On appeal from the Superior Court of New Jersey, Law Division, Bergen County.
Approved for Publication April 21, 1995
Before Judges Michels and Stern. The opinion of the court was delivered by Michels, P.j.a.d.
The opinion of the court was delivered by: Michels
Plaintiffs Lynn McIntosh and Fred McIntosh appeal from a summary judgment of the Law Division entered in favor of defendants Patrolman John DeFilippo (DeFilippo) and The Township of River Vale (River Vale) in their action to recover damages for personal injuries sustained when Lynn McIntosh was bitten by a vicious dog when responding to an emergency call as a member of the Old Tappan Ambulance Corps. The pivotal issue raised by this appeal is whether plaintiff and DeFilippo are fellow employees within the meaning and intent of the Workers' Compensation Act, thereby entitling DeFilippo and River Vale to immunity provided by N.J.S.A. 34:15-8.
The facts pertinent to the issues raised by this appeal are essentially uncontroverted. The Borough of Old Tappan (Old Tappan) and River Vale are adjacent municipalities in the northeast region of Bergen County. On October 18, 1990, plaintiff was the president and an active member of the Old Tappan Volunteer Ambulance Corps. DeFilippo was employed as a police officer by River Vale. At the time of plaintiff's injury, Old Tappan and River Vale had an Interlocal Services Agreement, entered into pursuant to the Interlocal Services Act, N.J.S.A. 40:8A-1 et seq., under which River Vale and its employees provided emergency call reception and dispatching services for Old Tappan. Pursuant to their agreement, if a resident of Old Tappan made an emergency call to the Old Tappan Police Department, it would be received by a police dispatcher working for River Vale at the River Vale Police Headquarters. The River Vale police dispatcher would then answer the call and dispatch police, fire and other emergency services in Old Tappan to the scene of the emergency. Old Tappan did not, and presently does not have, its own emergency call reception and dispatching facilities.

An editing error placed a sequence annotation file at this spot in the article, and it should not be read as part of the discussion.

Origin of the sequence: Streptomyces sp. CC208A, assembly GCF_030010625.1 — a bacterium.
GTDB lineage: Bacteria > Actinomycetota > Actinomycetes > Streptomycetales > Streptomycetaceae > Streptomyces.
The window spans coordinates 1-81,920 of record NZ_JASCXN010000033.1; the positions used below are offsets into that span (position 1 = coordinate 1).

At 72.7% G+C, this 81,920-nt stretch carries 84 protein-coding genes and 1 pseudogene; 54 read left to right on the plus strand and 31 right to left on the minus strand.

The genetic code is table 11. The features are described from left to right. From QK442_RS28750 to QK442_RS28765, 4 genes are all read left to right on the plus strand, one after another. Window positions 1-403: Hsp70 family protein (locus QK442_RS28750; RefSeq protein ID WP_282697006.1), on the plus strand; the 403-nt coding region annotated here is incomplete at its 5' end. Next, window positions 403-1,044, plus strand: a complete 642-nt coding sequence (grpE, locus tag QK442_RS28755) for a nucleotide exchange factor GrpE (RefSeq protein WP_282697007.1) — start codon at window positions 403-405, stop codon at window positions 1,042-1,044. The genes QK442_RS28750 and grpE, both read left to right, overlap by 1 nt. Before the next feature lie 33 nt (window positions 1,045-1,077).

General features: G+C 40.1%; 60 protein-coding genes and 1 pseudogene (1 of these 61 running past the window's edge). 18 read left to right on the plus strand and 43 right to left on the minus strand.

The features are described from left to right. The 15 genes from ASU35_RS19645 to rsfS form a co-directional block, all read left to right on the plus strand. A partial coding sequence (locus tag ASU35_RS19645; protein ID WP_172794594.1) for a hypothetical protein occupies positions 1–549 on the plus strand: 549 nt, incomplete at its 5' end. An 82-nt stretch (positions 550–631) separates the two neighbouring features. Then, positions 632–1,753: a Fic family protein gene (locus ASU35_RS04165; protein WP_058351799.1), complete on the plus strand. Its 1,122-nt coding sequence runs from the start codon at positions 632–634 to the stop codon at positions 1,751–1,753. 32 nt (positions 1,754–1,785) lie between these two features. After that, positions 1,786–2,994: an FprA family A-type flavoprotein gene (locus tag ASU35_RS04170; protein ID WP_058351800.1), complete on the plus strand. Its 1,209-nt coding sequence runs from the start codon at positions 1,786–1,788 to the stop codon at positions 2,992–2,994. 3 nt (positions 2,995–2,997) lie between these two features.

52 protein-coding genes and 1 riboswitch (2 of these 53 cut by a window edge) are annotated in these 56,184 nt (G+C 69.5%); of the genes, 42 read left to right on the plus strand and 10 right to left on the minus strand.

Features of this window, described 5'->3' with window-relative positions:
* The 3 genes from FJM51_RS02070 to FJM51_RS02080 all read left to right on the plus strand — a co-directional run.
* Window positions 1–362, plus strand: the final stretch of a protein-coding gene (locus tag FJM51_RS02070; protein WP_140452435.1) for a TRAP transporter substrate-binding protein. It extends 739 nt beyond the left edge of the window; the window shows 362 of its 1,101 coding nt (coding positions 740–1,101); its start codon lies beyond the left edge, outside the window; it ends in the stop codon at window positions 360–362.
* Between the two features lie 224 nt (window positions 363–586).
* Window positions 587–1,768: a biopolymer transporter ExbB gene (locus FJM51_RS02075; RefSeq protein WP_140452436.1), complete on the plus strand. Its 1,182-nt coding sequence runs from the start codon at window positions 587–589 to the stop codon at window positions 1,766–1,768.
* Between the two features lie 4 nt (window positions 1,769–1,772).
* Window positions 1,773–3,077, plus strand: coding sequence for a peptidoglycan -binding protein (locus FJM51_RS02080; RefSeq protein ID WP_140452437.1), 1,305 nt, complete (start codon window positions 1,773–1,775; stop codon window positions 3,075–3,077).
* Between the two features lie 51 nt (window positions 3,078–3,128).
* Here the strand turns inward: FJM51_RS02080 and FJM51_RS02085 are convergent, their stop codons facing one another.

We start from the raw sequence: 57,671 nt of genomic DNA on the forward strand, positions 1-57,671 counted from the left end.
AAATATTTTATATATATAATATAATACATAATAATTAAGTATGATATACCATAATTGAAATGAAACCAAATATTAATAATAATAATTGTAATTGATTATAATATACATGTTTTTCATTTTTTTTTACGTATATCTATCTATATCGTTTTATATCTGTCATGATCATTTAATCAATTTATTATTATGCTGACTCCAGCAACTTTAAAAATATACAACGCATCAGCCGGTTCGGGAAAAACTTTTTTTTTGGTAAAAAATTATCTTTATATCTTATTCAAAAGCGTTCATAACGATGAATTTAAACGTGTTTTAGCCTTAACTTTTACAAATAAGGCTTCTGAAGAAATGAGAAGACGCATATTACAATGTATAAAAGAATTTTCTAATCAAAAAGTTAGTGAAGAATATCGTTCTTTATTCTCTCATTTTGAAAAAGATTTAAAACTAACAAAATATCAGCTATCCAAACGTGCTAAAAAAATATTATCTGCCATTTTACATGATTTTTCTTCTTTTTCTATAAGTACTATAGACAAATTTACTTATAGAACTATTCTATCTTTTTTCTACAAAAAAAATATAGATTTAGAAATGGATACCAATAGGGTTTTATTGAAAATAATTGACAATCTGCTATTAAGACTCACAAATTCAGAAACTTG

On October 18, 1990, DeFilippo received an emergency call from defendant Lillian Caputi, an elderly woman who resided in Old Tappan. The allegations of plaintiffs' complaint as to what was said in the emergency call by Ms. Caputi and what was said and done by DeFilippo in response thereto are in dispute. Plaintiffs contend that Ms. Caputi expressly advised DeFilippo that she was being attacked by two dogs on the premises, and as a result, was having breathing difficulty and was in need of emergency medical assistance. According to plaintiffs, notwithstanding the receipt of this information, DeFilippo dispatched a call to the Old Tappan Volunteer Ambulance Corps to render aid and assistance to Ms. Caputi in which he merely stated that the person in need of assistance was having "breathing difficulties." Plaintiffs claim that DeFilippo completely failed to mention that there were vicious dogs on the premises and that one of the dogs was attacking the caller. Defendants, on the other hand, contend that it was not until DeFilippo had already dispatched plaintiff that he learned of the presence of vicious dogs at the emergency scene, and, since plaintiff had already been dispatched and was traveling in her own car where she could not be contacted, there was no way that DeFilippo could relay to plaintiff the information about the presence of the vicious dogs.